Where can I buy sheets of stainless steel for general outdoor projects?
June 29, 2005 1:12 PM   Subscribe

Where can I find stainless steel for outdoor garden use and how do I buy it?

I've seen lots of British garden shows that feature really slick looking garden accents done in stainless steel. Sometimes it's a 6-inch wide cap for lawn edging, sometimes it's used for crazy water features like this one.

I'm building some long low planter boxes to put on a deck and if I could clad them in thin stainless sheets I think it'd make an amazing contrast and look. Googling around for stainless steel turns up all sorts of industrial suppliers making round tubing and the sheets I can find come in zillions of thicknesses and grades. I've looked at large general home centers like Home Depot and Lowes, but haven't found anything there either.

I want the end result to look something like the square planter here, but you know, silver.

Any ideas where to find sheets of stainless steel that isn't too pricey? Any idea how easy it is to bend with proper tools?
posted by mathowie to Home & Garden (12 answers total) 1 user marked this as a favorite
 
Cheap - try scrapyards. Watch out for rust though.

I know you said silver, but this may well have rust problems at some point, especially if it's thin sheets and/or cladding that you are cutting and bending around existing planters. If you'd be willing to consider the weathered look, cor-ten steel (e.g.) is cast in such a way that it oxidizes to orange on the surface, and this then protects the interior of the plate. Architects, sculptors, etc., like cor-ten. I have no idea if it comes in thin sheets for cladding; if it comes in plates you'd have to weld it, prolly.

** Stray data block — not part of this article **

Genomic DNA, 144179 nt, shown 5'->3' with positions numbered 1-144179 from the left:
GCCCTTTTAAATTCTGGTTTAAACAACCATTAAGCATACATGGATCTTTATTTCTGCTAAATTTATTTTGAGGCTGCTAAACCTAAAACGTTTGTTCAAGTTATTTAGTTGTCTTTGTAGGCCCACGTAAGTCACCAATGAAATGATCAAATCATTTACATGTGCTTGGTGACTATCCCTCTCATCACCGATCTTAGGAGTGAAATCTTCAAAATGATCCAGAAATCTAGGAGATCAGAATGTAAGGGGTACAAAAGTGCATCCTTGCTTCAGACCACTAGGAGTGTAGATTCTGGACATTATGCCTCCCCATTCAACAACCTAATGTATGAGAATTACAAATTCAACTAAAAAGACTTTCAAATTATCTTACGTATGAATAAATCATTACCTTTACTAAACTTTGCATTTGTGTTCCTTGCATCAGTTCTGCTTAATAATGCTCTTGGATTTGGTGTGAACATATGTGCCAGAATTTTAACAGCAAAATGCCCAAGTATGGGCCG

If you make planters you may want to think about incorporating horizontal copper strips around them somewhere, to stop slugs, if you are in a slug zone. That might look quite nice in contrast to the steel.
posted by carter at 1:32 PM on June 29, 2005


How about a laminate? Stainless steel does tarnish, and it looks like the Alsa stuff is stainless steel within a lexan coating, which should help with rusting.
posted by Rothko at 1:36 PM on June 29, 2005


And this guy says stainless steel planters get hot in the sun.
posted by carter at 1:44 PM on June 29, 2005


I was able to get quite a bit from a restaurant that was closing down. Watch for auction notices in the paper. It was pennies on the dollar due to its filth, but really not hard to clean. Any machine shop can make short work of shaping/welding.
posted by Heatwole at 1:44 PM on June 29, 2005


Check out Lee Valley Tools online, too.
posted by five fresh fish at 2:38 PM on June 29, 2005


For this type of stuff, McMaster-Carr is a great resource.

Here is a catalogue page with different decorative stainless steel

I would suggest going as thin as you can stand. It being steel and all, it's tough to cut through without metal working tools. Punching holes and screwing through it shouldn't be too bad, but giving the edges a nice finish will probably take some work.
posted by jonah at 2:53 PM on June 29, 2005